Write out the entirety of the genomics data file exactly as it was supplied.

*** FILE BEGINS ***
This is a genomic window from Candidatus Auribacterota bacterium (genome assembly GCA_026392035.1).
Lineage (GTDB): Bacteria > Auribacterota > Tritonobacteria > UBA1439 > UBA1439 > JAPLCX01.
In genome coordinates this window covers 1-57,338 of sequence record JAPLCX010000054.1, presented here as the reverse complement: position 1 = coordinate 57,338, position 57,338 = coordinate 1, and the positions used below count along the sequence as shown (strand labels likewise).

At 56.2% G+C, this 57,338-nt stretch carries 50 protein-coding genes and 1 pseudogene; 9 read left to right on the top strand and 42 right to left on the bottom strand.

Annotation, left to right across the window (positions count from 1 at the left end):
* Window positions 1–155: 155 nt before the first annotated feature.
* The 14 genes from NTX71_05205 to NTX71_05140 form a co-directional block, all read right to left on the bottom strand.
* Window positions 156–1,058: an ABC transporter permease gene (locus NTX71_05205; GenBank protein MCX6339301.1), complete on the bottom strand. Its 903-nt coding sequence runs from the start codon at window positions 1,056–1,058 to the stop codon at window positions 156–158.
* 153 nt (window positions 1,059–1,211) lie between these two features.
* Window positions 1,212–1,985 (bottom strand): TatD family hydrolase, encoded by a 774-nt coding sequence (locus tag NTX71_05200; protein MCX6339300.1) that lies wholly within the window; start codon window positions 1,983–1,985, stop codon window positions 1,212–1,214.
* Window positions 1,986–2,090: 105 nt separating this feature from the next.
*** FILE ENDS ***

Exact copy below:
This is a genomic window from Candidatus Auribacterota bacterium (genome assembly GCA_026392035.1).
Lineage (GTDB): Bacteria > Auribacterota > Tritonobacteria > UBA1439 > UBA1439 > JAPLCX01.
In genome coordinates this window covers 1-57,338 of sequence record JAPLCX010000054.1, presented here as the reverse complement: position 1 = coordinate 57,338, position 57,338 = coordinate 1, and the positions used below count along the sequence as shown (strand labels likewise).

At 56.2% G+C, this 57,338-nt stretch carries 50 protein-coding genes and 1 pseudogene; 9 read left to right on the top strand and 42 right to left on the bottom strand.

Annotation, left to right across the window (positions count from 1 at the left end):
* Window positions 1–155: 155 nt before the first annotated feature.
* The 14 genes from NTX71_05205 to NTX71_05140 form a co-directional block, all read right to left on the bottom strand.
* Window positions 156–1,058: an ABC transporter permease gene (locus NTX71_05205; GenBank protein MCX6339301.1), complete on the bottom strand. Its 903-nt coding sequence runs from the start codon at window positions 1,056–1,058 to the stop codon at window positions 156–158.
* 153 nt (window positions 1,059–1,211) lie between these two features.
* Window positions 1,212–1,985 (bottom strand): TatD family hydrolase, encoded by a 774-nt coding sequence (locus tag NTX71_05200; protein MCX6339300.1) that lies wholly within the window; start codon window positions 1,983–1,985, stop codon window positions 1,212–1,214.
* Window positions 1,986–2,090: 105 nt separating this feature from the next.